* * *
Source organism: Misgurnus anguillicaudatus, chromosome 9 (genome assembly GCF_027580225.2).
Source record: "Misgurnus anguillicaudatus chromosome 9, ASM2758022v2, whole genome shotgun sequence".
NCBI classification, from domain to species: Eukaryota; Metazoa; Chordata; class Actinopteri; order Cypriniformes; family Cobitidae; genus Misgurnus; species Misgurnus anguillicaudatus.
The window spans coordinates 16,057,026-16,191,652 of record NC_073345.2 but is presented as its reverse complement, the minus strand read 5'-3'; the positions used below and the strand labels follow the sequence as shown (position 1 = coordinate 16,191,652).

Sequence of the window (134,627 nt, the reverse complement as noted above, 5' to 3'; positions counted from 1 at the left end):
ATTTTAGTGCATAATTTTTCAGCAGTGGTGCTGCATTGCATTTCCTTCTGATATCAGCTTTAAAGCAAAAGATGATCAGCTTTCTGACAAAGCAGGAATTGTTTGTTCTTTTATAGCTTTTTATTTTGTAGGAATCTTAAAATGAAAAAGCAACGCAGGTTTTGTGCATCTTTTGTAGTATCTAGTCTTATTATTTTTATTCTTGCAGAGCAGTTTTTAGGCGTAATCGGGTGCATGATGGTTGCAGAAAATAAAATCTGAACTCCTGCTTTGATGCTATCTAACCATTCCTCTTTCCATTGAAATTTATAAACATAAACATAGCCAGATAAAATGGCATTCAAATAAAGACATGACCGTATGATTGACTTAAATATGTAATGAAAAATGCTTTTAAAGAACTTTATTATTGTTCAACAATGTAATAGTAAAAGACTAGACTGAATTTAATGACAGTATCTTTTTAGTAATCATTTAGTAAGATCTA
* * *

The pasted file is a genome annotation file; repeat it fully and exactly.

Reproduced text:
Source organism: Misgurnus anguillicaudatus, chromosome 9 (genome assembly GCF_027580225.2).
Source record: "Misgurnus anguillicaudatus chromosome 9, ASM2758022v2, whole genome shotgun sequence".
NCBI classification, from domain to species: Eukaryota; Metazoa; Chordata; class Actinopteri; order Cypriniformes; family Cobitidae; genus Misgurnus; species Misgurnus anguillicaudatus.
The window spans coordinates 16,057,026-16,191,652 of record NC_073345.2 but is presented as its reverse complement, the minus strand read 5'-3'; the positions used below and the strand labels follow the sequence as shown (position 1 = coordinate 16,191,652).

Sequence of the window (134,627 nt, the reverse complement as noted above, 5' to 3'; positions counted from 1 at the left end):
ATTTTAGTGCATAATTTTTCAGCAGTGGTGCTGCATTGCATTTCCTTCTGATATCAGCTTTAAAGCAAAAGATGATCAGCTTTCTGACAAAGCAGGAATTGTTTGTTCTTTTATAGCTTTTTATTTTGTAGGAATCTTAAAATGAAAAAGCAACGCAGGTTTTGTGCATCTTTTGTAGTATCTAGTCTTATTATTTTTATTCTTGCAGAGCAGTTTTTAGGCGTAATCGGGTGCATGATGGTTGCAGAAAATAAAATCTGAACTCCTGCTTTGATGCTATCTAACCATTCCTCTTTCCATTGAAATTTATAAACATAAACATAGCCAGATAAAATGGCATTCAAATAAAGACATGACCGTATGATTGACTTAAATATGTAATGAAAAATGCTTTTAAAGAACTTTATTATTGTTCAACAATGTAATAGTAAAAGACTAGACTGAATTTAATGACAGTATCTTTTTAGTAATCATTTAGTAAGATCTA